You Can No Longer Take Your Company to Court
Business + Economy

You Can No Longer Take Your Company to Court


In 2006, the nationwide home-building company D. R. Horton, began requiring all new employees – and any existing employees who wanted to keep their jobs – to sign an agreement saying that they agreed to “voluntarily waive all rights to trial in court before a judge or jury on all claims” between the employee and the company. They would submit, instead, to binding arbitration.

Not only did employees who signed the agreement waive their right to participate in a class action lawsuit, they also waived their right to participate in class-based arbitration. The National Labor Relations Board in 2012 ruled that the agreement was illegal, but last month the United States Court of Appeals for the Fifth Circuit in New Orleans overturned that ruling.

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The ruling has some labor lawyers concerned that if the appeals court ruling is upheld, clauses barring class action lawsuits and class arbitrations could quickly become standard elements in most employment contracts, effectively barring many non-unionized workers from a tool that has historically been used to vindicate workers’ rights.

Catherine K. Ruckelshaus, general counsel and program director for the National Employment Law Project, said that because of under-funding of agencies that enforce labor laws, class action “has been pretty much the only game in town” for workers looking for relief from abusive employers. “If you can’t aggregate the claims, there is very little pressure on the employer,” said Ruckelshaus.

In recent years class actions have been used successfully to challenge the practice of making employees work “off the clock” at major retailers and to require that overtime pay be given to workers illegally classified as exempt from overtime requirements.

There are several arguments in favor of allowing contracts that mandate arbitration. It’s usually cheaper and faster than going through the court system, and to be sure, businesses are often subjected to frivolous lawsuits in the guise of class actions.

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But according to Ruckleshaus, the contracts take advantage of employees who aren’t in a position to refuse to sign them, and who get nothing in return for what they are giving up.

“Almost any worker or employee is not going to feel empowered to say ‘No, I’m not going to sign that’ if it’s presented as a condition to getting or keeping a job,” she said. “It’s an incredible assault on our right to our day in court.”

“That is why the case is so important,” said Craig Becker, who served as an NLRB board member under a recess appointment until the end of 2011, and voted in favor of the agency’s ruling in the Horton case.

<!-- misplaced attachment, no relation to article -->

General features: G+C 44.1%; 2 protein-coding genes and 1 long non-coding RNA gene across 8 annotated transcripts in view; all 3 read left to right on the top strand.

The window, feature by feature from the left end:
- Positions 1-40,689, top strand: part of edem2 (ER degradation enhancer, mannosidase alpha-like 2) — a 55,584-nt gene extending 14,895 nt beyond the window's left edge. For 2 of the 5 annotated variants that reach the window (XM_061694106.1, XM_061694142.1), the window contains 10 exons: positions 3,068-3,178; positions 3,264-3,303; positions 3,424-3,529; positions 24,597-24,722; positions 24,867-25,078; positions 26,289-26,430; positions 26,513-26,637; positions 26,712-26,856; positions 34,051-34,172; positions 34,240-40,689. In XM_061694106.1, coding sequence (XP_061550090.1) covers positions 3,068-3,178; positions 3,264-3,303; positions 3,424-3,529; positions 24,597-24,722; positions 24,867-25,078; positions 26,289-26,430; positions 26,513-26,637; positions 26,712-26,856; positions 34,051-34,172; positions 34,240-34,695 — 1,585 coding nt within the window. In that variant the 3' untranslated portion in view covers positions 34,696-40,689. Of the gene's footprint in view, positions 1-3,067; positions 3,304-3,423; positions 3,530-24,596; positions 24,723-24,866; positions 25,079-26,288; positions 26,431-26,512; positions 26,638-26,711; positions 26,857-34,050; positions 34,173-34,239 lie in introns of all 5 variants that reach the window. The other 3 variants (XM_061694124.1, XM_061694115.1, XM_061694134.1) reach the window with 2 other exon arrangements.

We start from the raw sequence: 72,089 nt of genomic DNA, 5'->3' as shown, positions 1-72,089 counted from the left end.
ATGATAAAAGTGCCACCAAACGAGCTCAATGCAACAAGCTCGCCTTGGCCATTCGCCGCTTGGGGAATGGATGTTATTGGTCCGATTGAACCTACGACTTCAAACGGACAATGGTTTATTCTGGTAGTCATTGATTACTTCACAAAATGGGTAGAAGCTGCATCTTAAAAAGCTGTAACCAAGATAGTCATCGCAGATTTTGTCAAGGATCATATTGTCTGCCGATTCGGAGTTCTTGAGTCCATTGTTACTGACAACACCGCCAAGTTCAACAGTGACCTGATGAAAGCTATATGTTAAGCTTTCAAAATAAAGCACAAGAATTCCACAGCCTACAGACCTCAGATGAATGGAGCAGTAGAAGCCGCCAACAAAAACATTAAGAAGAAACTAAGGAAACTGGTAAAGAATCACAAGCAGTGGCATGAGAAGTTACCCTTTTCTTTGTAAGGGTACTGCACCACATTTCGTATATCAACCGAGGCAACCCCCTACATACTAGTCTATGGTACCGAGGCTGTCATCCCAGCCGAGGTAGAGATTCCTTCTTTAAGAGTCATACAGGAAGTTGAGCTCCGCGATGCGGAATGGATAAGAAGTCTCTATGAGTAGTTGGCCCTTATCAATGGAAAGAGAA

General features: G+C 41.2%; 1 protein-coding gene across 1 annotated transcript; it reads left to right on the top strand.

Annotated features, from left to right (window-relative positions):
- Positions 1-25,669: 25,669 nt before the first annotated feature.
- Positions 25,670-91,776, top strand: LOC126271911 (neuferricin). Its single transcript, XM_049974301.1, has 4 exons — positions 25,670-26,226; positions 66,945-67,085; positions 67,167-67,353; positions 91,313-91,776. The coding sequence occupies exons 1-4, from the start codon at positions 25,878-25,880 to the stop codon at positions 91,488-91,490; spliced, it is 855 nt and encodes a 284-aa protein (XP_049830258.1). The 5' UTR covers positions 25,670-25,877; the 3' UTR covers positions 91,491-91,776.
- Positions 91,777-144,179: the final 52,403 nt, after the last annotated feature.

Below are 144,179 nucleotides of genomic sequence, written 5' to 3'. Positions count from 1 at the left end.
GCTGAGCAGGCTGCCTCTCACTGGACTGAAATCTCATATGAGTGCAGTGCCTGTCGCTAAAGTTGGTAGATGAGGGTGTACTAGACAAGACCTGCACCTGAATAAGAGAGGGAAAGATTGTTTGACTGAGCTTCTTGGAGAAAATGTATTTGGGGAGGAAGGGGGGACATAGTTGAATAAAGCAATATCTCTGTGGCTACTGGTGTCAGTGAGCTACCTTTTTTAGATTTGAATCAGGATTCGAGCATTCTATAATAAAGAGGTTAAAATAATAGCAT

Becker, now general counsel to the AFL-CIO, said the ability of workers to pool resources in order to act against perceived unfair practices is “a mechanism that most people take for granted.”

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Mandatory arbitration clauses are not new, and are not unique to employment contracts. They are a common feature of credit card contracts and other financial agreements. (And are currently being examined by the Consumer Financial Protection Bureau.) They have also, for example, historically been a part of employment contracts for executive-level and other high-ranking employees in the financial services industry.

But their increasing use in low-wage employees’ contracts, along with the bar to class action, are relatively recent developments, which have attracted the attention not just of the courts, but of lawmakers.

Sen. Al Franken (D-Minn.) and Rep. Hank Johnson (D-Ga.) have sponsored a bill, the Arbitration Fairness Act of 2013, which would bar companies from requiring employees and consumers to consent to binding arbitration prior to a dispute arising. Consent to binding arbitration would still be allowed after a dispute has arisen.

In a statement provided to the Fiscal Times, Franken said, “Mandatory arbitration puts consumers and workers at a huge disadvantage, limiting their access to meaningful legal recourse and preventing them from banding together with others who experienced the same injustices. My Arbitration Fairness Act would restore critical rights to workers and consumers who have been wronged.”

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The future of the arbitration clause in employment contracts in the wake of the Horton decision is unclear – a single ruling in a federal appeals court, said a former NLRB member, is unlikely to convince businesses that their use is now unchallengeable.

“The key take-away from this case is that the issue is not dead, said Ron Meisburg, former general counsel of the NLRB and, for a time, a board member under a recess appointment.

“The Board is very likely to continue to enforce the law and maintain that these kind of clauses are unlawful,” continued Meisburg, who is now a partner and co-head of the Labor-Management Relations Practice Group at the Proskauer law firm in Washington, DC. “So for the time being, maintaining these contract clauses puts companies at risk of NLRB prosecution and an adverse decision.”

A number of other cases, however, including two that are working their way through the U.S. Court of Appeals for the Second Circuit, have many labor attorneys convinced that the Supreme Court is likely to weigh in on the issue in the near future.

Follow Rob Garver on Twitter @rrgarver

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